SEATTLE New quantitation software packages for analyzing both labeled and label-free experiments were big on the menu at the American Society for Mass Spectrometry conference, held here this week.
"Quantitation is a major drumbeat," said David Hicks, senior director of proteomics and mass spectrometry at Applied Biosystems. "There's a new population of clinicians entering in to do biomarker research. Aside from their investment in mass specs, they also need reagents and software to complement their mass spec."
ABI in January launched its Protein Pilot software for protein identification and quantitative analysis of iTRAQ, ICAT, and SILAC experiments. The software uses the Paragon search engine for protein identification and can use the Mascot search engine.
Thermo Electron launched here this week its SIEVE software designed to do label-free differential expression analysis. The technology offers an automated workflow to compare LC/MS analyses from large sample populations, and is a "highly accurate" tool for analyzing data from biomarker discovery experiments, Thermo officials said.
Ken Miller, proteomics product marketing manager at Thermo, said that Thermo scientists used SIEVE to analyze the Association of Biomolecular Research Facilities' Proteomics Research Group protein mixtures.
"I was surprised about the label-free [mass spec methods] how well they did."
At ASMS, Thermo officials noted that a study on relative protein quantitation by the ABRF's PRG (see ProteoMonitor 2/16/2006) found that label-free mass spec methods performed relatively well in determining the relative quantitations of two unknown protein mixtures, compared to other methods, such as Coomassie and silver stained gels.
"I was surprised about the label-free [mass spec methods] how well they did," said Chris Turck, the chair of the PRG after he presented results of the study at the ABRF meeting in February. "Based on these results, I would look into the label-free methods."
Thermo this week also launched an updated version of its BioWorks protein identification and quantitation software. The new BioWorks version 3.3 handles major quantitative labeling techniques, including iTRAQ, SILAC, and ICAT, as well as label-free quantitation. It uses Thermo's Sequest algorithm for the identification of peptides and proteins. Users can also import Mascot results after a Sequest search has been run.
Bruker officials said that the company's ICPL labeling kit also performed well in the ABRF's PRG study.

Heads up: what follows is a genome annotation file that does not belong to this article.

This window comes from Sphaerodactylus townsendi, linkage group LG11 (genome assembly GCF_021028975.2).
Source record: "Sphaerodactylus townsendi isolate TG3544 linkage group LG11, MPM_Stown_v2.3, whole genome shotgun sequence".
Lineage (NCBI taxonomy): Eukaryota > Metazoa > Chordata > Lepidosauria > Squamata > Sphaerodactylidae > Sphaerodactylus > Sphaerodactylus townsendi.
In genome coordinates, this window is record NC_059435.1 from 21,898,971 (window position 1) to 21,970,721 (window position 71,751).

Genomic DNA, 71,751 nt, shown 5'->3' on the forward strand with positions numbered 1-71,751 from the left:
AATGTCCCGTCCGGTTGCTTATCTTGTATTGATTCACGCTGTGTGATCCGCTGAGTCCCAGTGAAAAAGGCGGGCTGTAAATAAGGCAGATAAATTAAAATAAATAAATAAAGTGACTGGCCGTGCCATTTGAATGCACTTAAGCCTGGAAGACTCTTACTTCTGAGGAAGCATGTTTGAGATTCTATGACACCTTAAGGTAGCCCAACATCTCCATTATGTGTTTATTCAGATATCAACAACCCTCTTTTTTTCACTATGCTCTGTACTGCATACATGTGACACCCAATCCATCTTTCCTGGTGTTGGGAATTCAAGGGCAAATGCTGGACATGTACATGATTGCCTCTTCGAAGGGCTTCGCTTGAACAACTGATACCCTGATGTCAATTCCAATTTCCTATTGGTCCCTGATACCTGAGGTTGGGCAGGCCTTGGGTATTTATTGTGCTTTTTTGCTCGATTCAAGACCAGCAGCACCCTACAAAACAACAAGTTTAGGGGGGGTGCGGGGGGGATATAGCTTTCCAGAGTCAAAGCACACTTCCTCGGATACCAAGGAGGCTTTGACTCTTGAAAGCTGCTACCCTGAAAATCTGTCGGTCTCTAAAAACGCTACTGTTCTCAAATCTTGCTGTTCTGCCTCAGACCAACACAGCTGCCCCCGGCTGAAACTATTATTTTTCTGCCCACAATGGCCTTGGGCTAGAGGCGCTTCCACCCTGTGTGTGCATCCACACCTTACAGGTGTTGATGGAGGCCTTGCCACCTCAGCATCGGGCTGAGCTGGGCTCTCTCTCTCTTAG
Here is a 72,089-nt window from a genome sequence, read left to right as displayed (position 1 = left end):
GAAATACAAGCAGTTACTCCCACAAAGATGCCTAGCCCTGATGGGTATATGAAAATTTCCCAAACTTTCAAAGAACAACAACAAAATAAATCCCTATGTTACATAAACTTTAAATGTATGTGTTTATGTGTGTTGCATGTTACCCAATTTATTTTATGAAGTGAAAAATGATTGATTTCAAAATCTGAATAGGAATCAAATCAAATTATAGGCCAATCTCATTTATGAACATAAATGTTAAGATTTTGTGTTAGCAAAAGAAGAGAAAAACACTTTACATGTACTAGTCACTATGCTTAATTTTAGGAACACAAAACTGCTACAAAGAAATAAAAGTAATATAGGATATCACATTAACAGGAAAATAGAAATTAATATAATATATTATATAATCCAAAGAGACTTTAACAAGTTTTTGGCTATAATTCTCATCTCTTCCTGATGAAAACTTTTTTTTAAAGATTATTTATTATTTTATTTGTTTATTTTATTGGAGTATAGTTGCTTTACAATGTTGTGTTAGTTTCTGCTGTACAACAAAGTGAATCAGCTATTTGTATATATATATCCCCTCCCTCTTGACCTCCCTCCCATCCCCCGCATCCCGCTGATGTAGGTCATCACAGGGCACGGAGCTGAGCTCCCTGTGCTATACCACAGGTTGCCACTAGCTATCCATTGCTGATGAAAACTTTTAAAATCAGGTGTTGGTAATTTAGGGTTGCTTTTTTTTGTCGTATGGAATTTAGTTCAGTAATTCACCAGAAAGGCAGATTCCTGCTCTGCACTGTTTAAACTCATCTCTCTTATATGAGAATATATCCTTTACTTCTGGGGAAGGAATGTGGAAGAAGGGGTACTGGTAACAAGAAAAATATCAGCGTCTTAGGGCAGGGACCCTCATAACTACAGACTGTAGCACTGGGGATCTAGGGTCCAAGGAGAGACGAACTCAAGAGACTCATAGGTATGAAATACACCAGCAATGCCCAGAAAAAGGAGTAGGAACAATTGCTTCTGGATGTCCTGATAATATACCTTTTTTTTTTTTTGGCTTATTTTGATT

"Bruker received the top score in the PRG protein quantitation study," said Michael Schubert, executive vice president of Bruker Daltonics, pointing to the first row of a table of ABRF results. He said the company used its ICPL duplex kit and its Warp-LC 1.1 software.
Launched this week, the Warp-LC 1.1 software is designed to analyze quantitative proteomic experiments using ICPL, SILAC, iTRAQ, and 18O/16O-C terminus labeling.
Meantime, Agilent launched this week its GeneSpring MS software that allows researchers to import, store, and visualize GC/MS and LC/MS data from large sample sets, and to detect changes in the profile of proteins, peptides, and metabolites across many samples.
"GeneSpring MS accelerates biomarker discovery by allowing researchers to profile proteins or small molecules associated with changes in cellular function," said Francois Mandeville, manager of informatics solutions at Agilent.
New ICPL, iTRAQ Reagents
In addition to new quantitation software, Bruker launched a new triplex version of its ICPL quantitative labeling reagent that enables researchers to label three samples at once, while ABI promised to launch a new 8-plex version of its iTRAQ reagent that allows researchers to label up to eight samples at once.
"For the first time, three entire proteomes can be analyzed [using ICPL Triplex] quantitatively, simultaneously, and using robust statistics, cutting down on protein pre-fractionation efforts significantly," said Detlev Suckau, head of proteomics development at Bruker Daltonik in Germany.
While ABI has not yet launched its 8-plex iTRAQ, Darryl Pappin, a principal scientist at ABI, gave a presentation here this week showing the results of cell cycle experiments that pioneered the use of such a reagent.
"You can analyze up to eight samples in a single run," said Hicks. "That's invaluable in a time-course study. … You're not just doing identification, you're doing the quantification and how they relatively compare quantitatively."
Hicks said the 8-plex iTRAQ is currently in the development and manufacturing stage at ABI. The product may be released later this year, he said.
Tien-Shun Lee ([email protected])